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Winston, James Horner

by James Elliott Moore, 1996

19 Sept. 1884–9 Apr. 1968

College yearbook photo of James Winston Horner, 1904. Image from Digital NC.James Horner Winston, attorney, was born at Oxford, the son of Robert Watson, an eminent jurist, and Sophronia Horner Winston. After attending the Durham Grade School and Horner Military School in Oxford, he entered The University of North Carolina, where he was captain of the tennis team and a member of Zeta Psi social fraternity, Phi Beta Kappa, and the Order of Gimghoul. He was graduated with a B.A. degree in 1904. In the same year Winston achieved great distinction when he became the first Rhodes Scholar to be named from North Carolina. He studied at Oxford University from 1904 to 1907, when he was awarded the B.A. degree in jurisprudence from the law school.

Returning to the United States, Winston began to practice law at Norfolk, Va., in 1907. He moved to Chicago in 1911 to join the firm of Winston, Strawn, and Shaw. In 1947 he became associated with Miller, Gorham, Wescott, and Adams, where he remained until his retirement in 1953. Known as an authority on tax and antitrust law, he was a member of the American, Illinois, and Chicago bar associations. A prominent figure on the Chicago scene, Winston was a member of numerous organizations including the University Club of Chicago (of which he was president), Chicago Club, Law Club, Legal Club, Old Elm Country Club, and Indian Hill Golf Club. In addition, he served for many years on the selection committee for the Rhodes Trust. He was a Democrat and an Episcopalian.

On 26 Nov. 1908 Winston married Laura M. Flanagan of Chicago. They had four children: Robert W. III, Virginia (m. Herbert C. DeYoung), Albert F., and Laura Janet (m. Robert B. Wilcox). Following the death of his first wife in 1947, Winston married, on 19 Mar. 1949, Carita Reiss Bachmann of Sheboygan, Wis. There were no children of the second marriage. Winston died in Evanston, Ill.

References:

Alumni Files (University of North Carolina, Chapel Hill).

Daniel L. Grant, Alumni History of the University of North Carolina (1924).

William S. Powell, ed., North Carolina Lives (1962).

Additional Resources:

"Necrology. '04." The Alumni Review 56, no. 8 (May 1968). 16. http://www.carolinaalumnireview.com/carolinaalumnireview/196805?pg=18#pg18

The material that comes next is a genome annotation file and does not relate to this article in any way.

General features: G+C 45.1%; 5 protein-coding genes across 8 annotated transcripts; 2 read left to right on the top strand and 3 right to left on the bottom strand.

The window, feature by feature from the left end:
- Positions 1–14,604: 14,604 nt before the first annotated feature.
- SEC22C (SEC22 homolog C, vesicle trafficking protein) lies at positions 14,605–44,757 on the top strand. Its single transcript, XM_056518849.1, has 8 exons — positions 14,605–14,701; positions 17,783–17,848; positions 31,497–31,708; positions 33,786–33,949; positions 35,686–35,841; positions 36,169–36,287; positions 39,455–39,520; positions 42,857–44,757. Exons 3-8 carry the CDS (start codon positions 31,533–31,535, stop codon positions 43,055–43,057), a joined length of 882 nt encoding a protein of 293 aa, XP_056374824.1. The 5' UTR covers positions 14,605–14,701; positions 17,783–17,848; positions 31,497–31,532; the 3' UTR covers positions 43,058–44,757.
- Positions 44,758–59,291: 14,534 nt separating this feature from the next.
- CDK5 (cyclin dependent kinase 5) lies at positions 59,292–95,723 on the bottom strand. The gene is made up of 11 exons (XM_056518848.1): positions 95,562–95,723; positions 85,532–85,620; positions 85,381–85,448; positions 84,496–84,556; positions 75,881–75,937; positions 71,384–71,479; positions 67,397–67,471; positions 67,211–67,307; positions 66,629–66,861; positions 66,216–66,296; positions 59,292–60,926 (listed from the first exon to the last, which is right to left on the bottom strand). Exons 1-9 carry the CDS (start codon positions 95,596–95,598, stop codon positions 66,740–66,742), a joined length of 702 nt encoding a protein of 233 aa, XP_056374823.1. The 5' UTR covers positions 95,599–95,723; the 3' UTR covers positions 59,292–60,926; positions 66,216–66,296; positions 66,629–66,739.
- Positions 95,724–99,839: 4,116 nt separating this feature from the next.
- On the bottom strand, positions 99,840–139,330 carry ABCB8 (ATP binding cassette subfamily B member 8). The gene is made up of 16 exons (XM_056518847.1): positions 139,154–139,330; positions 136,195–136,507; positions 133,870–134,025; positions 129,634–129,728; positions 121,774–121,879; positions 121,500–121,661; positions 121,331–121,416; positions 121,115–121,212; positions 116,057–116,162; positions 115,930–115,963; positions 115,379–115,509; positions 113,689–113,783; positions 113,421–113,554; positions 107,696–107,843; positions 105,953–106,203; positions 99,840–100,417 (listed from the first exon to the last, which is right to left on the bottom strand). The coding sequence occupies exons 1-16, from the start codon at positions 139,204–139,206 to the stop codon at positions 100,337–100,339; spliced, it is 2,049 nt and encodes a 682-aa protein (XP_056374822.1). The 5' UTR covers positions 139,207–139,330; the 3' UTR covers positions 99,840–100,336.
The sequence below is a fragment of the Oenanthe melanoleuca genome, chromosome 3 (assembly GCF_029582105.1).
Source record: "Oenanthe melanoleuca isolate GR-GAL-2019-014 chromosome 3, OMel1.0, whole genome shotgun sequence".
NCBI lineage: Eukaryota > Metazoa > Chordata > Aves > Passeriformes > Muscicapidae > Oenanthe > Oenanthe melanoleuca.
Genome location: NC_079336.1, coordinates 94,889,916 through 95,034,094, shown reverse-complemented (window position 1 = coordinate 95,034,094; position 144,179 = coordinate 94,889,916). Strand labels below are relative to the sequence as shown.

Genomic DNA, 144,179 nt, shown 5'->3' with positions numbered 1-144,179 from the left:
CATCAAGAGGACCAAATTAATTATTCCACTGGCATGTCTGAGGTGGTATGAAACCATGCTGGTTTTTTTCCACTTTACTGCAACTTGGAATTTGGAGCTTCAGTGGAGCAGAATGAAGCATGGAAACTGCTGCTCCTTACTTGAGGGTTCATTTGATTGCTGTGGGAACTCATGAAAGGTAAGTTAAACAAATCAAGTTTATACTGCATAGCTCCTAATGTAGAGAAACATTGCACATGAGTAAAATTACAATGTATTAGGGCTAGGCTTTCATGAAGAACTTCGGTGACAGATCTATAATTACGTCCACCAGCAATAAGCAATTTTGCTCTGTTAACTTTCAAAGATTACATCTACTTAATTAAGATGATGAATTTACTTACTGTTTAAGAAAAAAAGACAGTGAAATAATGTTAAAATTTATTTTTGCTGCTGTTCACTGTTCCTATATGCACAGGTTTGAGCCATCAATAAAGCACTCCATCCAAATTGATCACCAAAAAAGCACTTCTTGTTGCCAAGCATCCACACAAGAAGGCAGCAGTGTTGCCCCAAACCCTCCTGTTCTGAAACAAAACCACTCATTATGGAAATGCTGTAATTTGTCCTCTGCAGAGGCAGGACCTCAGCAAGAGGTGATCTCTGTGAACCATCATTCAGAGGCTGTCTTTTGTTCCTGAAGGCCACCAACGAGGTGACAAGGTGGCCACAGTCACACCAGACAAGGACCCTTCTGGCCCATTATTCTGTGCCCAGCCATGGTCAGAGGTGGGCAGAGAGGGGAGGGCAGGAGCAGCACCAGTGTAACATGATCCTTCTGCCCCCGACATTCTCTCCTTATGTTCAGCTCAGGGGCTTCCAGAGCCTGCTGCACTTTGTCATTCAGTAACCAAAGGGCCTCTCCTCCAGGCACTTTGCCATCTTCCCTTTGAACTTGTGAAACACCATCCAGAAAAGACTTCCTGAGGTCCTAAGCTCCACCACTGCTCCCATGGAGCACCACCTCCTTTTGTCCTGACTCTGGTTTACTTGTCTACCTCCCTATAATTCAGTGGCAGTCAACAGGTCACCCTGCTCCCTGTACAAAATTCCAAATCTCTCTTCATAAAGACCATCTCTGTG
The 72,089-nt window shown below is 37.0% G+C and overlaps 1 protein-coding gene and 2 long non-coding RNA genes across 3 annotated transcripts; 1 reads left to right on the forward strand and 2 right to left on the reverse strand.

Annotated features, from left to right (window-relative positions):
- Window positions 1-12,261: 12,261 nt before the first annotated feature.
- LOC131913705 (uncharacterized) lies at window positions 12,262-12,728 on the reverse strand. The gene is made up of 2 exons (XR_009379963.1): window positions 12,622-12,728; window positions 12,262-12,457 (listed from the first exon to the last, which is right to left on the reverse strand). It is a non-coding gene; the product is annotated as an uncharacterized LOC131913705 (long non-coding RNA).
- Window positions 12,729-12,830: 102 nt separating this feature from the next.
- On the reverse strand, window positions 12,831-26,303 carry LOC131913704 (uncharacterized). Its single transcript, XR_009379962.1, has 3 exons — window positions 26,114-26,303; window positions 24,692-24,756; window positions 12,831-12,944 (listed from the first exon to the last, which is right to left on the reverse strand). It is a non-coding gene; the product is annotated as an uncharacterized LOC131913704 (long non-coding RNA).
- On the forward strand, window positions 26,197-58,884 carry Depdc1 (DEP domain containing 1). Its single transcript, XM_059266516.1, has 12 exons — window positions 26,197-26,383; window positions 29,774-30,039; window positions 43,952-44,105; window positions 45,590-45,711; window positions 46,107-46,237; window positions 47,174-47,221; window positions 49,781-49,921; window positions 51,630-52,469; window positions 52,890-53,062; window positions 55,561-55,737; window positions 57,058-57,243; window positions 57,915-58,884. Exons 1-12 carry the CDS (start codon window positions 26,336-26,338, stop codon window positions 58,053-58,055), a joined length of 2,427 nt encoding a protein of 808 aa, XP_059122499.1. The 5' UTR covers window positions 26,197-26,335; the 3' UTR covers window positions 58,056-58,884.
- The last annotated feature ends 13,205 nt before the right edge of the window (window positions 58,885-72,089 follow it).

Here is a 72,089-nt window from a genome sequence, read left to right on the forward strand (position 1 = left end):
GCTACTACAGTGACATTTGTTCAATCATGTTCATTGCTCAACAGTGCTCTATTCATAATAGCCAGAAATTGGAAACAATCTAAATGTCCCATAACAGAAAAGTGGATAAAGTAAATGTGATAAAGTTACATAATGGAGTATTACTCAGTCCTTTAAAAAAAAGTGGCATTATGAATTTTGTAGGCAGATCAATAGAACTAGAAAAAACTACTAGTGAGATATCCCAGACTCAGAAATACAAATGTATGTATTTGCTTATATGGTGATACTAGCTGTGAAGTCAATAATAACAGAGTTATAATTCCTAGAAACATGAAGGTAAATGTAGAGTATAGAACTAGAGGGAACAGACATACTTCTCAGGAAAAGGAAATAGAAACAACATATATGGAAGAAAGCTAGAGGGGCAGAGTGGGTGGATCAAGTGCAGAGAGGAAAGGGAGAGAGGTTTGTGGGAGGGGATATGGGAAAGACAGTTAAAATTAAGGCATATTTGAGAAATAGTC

"London center has historic ties." Carolina Arts & Sciences Spring 2006. 27. http://digital.ncdcr.gov/cdm/ref/collection/p249901coll22/id/463791 (accessed March 27, 2013).

Robert W. Winston Papers, 1826-1944 (collection no. 02369). The Southern Historical Collection. Louis Round Wilson Special Collections Library. University of North Carolina at Chapel Hill. http://www.lib.unc.edu/mss/inv/w/Winston,Robert_W.html (accessed March 28, 2013).

Winston, James Horner. Race destiny: a Southern view. 1904. English Thesis (B.A.)/ "Senior Oration." University of North Carolina at Chapel Hill.

Winston, James Horner. Judah P. Benjamin, distinguished at the bars of two nations: An address delivered before the Law club of Chicago on March 22, 1929. Chicago: The La Salle Street Press, Hawkins & Loomis Co. 1930.

Image Credits:

"Winston, James Horner ... Durham, N.C." Photograph. Yackety Yack. 1904 27. Digital NC. North Carolina Collection, University of North Carolina at Chapel Hill. http://library.digitalnc.org/cdm/ref/collection/yearbooks/id/1476 (accessed March 28, 2013).

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Copyright notice

This article is from the Dictionary of North Carolina Biography, 6 volumes, edited by William S. Powell. Copyright ©1979-1996 by the University of North Carolina Press. Used by permission of the publisher. For personal use and not for further distribution. Please submit permission requests for other use directly to the publisher.

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